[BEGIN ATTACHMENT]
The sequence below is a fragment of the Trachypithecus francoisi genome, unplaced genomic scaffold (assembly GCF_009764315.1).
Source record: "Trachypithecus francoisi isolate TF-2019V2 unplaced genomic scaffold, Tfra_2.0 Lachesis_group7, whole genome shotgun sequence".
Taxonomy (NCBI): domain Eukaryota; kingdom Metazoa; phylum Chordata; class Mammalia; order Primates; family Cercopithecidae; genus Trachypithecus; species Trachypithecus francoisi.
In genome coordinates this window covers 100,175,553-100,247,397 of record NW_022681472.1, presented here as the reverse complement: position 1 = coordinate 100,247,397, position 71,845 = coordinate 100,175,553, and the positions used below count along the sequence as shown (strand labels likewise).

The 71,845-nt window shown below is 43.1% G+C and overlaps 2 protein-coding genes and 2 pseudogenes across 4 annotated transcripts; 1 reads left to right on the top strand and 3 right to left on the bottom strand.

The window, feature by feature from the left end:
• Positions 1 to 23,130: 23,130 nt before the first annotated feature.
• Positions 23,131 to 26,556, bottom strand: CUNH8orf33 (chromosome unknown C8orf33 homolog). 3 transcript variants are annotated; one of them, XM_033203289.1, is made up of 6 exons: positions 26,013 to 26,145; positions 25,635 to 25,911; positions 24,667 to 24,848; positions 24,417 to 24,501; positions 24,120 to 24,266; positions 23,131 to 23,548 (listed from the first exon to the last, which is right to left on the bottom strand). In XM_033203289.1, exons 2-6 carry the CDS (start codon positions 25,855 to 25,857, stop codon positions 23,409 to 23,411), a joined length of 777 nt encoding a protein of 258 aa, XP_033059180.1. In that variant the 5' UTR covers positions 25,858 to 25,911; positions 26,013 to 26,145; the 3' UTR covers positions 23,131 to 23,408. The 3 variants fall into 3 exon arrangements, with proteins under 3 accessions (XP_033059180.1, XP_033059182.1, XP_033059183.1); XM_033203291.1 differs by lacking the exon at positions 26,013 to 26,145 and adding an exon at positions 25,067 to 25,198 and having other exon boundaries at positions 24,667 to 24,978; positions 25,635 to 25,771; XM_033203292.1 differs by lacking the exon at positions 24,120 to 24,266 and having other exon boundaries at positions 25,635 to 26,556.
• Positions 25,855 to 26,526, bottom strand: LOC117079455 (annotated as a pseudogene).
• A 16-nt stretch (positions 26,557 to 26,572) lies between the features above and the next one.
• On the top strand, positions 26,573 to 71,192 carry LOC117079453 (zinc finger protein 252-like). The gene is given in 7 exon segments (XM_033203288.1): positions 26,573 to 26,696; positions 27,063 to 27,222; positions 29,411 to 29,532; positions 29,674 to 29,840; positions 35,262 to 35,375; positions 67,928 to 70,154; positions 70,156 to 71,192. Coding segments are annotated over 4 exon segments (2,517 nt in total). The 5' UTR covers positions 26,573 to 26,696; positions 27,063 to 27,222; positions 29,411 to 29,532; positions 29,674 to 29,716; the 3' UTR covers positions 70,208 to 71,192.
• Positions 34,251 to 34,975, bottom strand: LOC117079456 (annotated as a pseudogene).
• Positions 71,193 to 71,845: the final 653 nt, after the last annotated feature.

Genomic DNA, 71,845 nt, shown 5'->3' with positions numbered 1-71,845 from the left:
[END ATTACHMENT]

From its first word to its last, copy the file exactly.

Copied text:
The sequence below is a fragment of the Trachypithecus francoisi genome, unplaced genomic scaffold (assembly GCF_009764315.1).
Source record: "Trachypithecus francoisi isolate TF-2019V2 unplaced genomic scaffold, Tfra_2.0 Lachesis_group7, whole genome shotgun sequence".
Taxonomy (NCBI): domain Eukaryota; kingdom Metazoa; phylum Chordata; class Mammalia; order Primates; family Cercopithecidae; genus Trachypithecus; species Trachypithecus francoisi.
In genome coordinates this window covers 100,175,553-100,247,397 of record NW_022681472.1, presented here as the reverse complement: position 1 = coordinate 100,247,397, position 71,845 = coordinate 100,175,553, and the positions used below count along the sequence as shown (strand labels likewise).

The 71,845-nt window shown below is 43.1% G+C and overlaps 2 protein-coding genes and 2 pseudogenes across 4 annotated transcripts; 1 reads left to right on the top strand and 3 right to left on the bottom strand.

The window, feature by feature from the left end:
• Positions 1 to 23,130: 23,130 nt before the first annotated feature.
• Positions 23,131 to 26,556, bottom strand: CUNH8orf33 (chromosome unknown C8orf33 homolog). 3 transcript variants are annotated; one of them, XM_033203289.1, is made up of 6 exons: positions 26,013 to 26,145; positions 25,635 to 25,911; positions 24,667 to 24,848; positions 24,417 to 24,501; positions 24,120 to 24,266; positions 23,131 to 23,548 (listed from the first exon to the last, which is right to left on the bottom strand). In XM_033203289.1, exons 2-6 carry the CDS (start codon positions 25,855 to 25,857, stop codon positions 23,409 to 23,411), a joined length of 777 nt encoding a protein of 258 aa, XP_033059180.1. In that variant the 5' UTR covers positions 25,858 to 25,911; positions 26,013 to 26,145; the 3' UTR covers positions 23,131 to 23,408. The 3 variants fall into 3 exon arrangements, with proteins under 3 accessions (XP_033059180.1, XP_033059182.1, XP_033059183.1); XM_033203291.1 differs by lacking the exon at positions 26,013 to 26,145 and adding an exon at positions 25,067 to 25,198 and having other exon boundaries at positions 24,667 to 24,978; positions 25,635 to 25,771; XM_033203292.1 differs by lacking the exon at positions 24,120 to 24,266 and having other exon boundaries at positions 25,635 to 26,556.
• Positions 25,855 to 26,526, bottom strand: LOC117079455 (annotated as a pseudogene).
• A 16-nt stretch (positions 26,557 to 26,572) lies between the features above and the next one.
• On the top strand, positions 26,573 to 71,192 carry LOC117079453 (zinc finger protein 252-like). The gene is given in 7 exon segments (XM_033203288.1): positions 26,573 to 26,696; positions 27,063 to 27,222; positions 29,411 to 29,532; positions 29,674 to 29,840; positions 35,262 to 35,375; positions 67,928 to 70,154; positions 70,156 to 71,192. Coding segments are annotated over 4 exon segments (2,517 nt in total). The 5' UTR covers positions 26,573 to 26,696; positions 27,063 to 27,222; positions 29,411 to 29,532; positions 29,674 to 29,716; the 3' UTR covers positions 70,208 to 71,192.
• Positions 34,251 to 34,975, bottom strand: LOC117079456 (annotated as a pseudogene).
• Positions 71,193 to 71,845: the final 653 nt, after the last annotated feature.

Genomic DNA, 71,845 nt, shown 5'->3' with positions numbered 1-71,845 from the left: